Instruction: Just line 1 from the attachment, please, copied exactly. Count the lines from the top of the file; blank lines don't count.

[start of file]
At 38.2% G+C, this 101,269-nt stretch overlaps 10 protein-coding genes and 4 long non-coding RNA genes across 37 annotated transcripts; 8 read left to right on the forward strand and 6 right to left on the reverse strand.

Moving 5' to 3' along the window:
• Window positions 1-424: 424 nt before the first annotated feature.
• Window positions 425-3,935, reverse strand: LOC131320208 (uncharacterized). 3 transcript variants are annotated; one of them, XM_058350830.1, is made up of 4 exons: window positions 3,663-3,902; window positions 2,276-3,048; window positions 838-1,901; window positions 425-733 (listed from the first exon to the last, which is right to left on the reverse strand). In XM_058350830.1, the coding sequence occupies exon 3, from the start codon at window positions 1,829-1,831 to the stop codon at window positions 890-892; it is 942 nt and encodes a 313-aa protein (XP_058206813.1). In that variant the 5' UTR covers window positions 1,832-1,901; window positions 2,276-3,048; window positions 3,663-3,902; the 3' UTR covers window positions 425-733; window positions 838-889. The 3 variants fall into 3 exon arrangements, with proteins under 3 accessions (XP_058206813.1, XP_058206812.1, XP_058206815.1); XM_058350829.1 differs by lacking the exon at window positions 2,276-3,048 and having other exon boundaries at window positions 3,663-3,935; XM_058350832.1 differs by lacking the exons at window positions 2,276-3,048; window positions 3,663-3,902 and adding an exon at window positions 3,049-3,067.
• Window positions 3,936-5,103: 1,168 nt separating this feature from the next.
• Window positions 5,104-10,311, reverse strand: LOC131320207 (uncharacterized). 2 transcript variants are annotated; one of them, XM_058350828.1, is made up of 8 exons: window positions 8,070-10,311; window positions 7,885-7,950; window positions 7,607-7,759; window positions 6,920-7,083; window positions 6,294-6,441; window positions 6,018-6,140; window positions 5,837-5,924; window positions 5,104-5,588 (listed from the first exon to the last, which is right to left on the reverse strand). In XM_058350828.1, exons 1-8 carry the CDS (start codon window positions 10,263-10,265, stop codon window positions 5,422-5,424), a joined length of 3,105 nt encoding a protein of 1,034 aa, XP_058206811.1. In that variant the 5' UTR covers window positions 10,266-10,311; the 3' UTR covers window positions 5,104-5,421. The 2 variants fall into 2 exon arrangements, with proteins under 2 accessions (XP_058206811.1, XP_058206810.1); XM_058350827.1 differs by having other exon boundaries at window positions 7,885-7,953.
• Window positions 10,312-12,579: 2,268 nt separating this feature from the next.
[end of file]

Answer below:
At 38.2% G+C, this 101,269-nt stretch overlaps 10 protein-coding genes and 4 long non-coding RNA genes across 37 annotated transcripts; 8 read left to right on the forward strand and 6 right to left on the reverse strand.